I am a theoretical physicist exploring learning in physical systems, particularly in the context of biologically inspired and physically realizable learning rules. My research at the University of Pennsylvania (Liu and Balasubramanian groups) and formerly at the University of Chicago (Murugan group) established such learning rules for flow networks, elastic networks, and self-folding origami, highlighting their potential as designer multi-functional, dynamically controlled metamaterials.

I am specifically interested in the analogies between learning in physical networks and its counterparts in neuroscience and computational machine learning. These fundamental connections suggest the use of physical learning to train new classes of smart metamaterials and machines. Moreover, physical learning models help shed light on how abstract learning theory is modified by real-world physical constraints.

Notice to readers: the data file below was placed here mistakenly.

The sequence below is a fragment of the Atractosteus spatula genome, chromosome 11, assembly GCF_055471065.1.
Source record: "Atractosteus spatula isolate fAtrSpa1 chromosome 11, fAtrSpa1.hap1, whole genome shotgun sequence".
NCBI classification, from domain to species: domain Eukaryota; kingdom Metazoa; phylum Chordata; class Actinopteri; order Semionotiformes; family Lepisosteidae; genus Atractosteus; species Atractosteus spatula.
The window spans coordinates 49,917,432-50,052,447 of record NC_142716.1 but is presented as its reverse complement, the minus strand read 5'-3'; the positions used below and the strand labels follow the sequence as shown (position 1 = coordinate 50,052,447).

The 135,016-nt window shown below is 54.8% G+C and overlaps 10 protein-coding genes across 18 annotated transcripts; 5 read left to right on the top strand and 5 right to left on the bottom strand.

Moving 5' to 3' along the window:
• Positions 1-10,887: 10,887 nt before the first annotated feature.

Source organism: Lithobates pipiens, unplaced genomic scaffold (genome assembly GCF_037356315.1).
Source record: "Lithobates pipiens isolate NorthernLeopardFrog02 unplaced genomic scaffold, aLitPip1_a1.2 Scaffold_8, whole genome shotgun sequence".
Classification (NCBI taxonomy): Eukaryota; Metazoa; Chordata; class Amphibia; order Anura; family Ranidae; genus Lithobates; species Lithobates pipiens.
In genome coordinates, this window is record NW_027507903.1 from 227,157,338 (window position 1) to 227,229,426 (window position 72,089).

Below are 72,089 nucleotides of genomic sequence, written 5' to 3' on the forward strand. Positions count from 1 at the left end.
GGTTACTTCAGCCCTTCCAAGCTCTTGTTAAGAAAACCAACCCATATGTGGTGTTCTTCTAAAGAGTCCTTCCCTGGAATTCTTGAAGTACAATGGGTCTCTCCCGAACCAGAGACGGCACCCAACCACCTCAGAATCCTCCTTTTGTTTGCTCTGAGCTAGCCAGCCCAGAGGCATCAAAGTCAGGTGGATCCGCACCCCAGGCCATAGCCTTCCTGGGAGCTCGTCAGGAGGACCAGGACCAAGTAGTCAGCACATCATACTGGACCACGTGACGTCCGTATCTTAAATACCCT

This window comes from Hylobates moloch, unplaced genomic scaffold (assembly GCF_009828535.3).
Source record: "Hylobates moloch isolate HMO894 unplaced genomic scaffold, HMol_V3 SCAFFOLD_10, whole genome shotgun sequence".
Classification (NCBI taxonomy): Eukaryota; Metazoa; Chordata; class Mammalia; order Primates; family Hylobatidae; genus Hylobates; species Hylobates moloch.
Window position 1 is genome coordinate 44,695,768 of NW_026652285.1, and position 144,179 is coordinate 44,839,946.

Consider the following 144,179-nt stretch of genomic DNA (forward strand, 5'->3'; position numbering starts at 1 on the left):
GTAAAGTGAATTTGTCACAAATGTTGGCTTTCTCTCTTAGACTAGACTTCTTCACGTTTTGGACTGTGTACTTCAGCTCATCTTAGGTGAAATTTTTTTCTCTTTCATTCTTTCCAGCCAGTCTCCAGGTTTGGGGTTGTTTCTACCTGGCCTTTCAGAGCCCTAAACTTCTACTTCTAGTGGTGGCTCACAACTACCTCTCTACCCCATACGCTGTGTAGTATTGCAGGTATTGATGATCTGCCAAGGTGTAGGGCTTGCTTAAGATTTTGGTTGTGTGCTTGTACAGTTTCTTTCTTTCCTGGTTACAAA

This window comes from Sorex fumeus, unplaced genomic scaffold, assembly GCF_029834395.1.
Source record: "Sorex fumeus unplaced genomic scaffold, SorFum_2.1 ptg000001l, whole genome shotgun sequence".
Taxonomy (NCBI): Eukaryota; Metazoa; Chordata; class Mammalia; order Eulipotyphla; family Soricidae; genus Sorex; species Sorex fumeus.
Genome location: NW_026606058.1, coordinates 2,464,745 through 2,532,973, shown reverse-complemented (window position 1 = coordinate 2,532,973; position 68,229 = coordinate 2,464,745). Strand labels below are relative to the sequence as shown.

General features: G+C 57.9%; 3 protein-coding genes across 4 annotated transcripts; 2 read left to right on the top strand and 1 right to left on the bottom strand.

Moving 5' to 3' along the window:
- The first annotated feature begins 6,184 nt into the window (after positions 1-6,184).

In addition to learning in physical systems, I like to think about connections between reinforcement learning and statistical physics, and especially the notion of curious exploration in complex environments. In earlier work I studied dynamics of dense granular suspensions (Zhang & Jaeger groups, UChicago), isobaric ensembles of supercooled liquid models, self-avoiding random walks, and atmospheric modeling (Eisenberg group, TAU).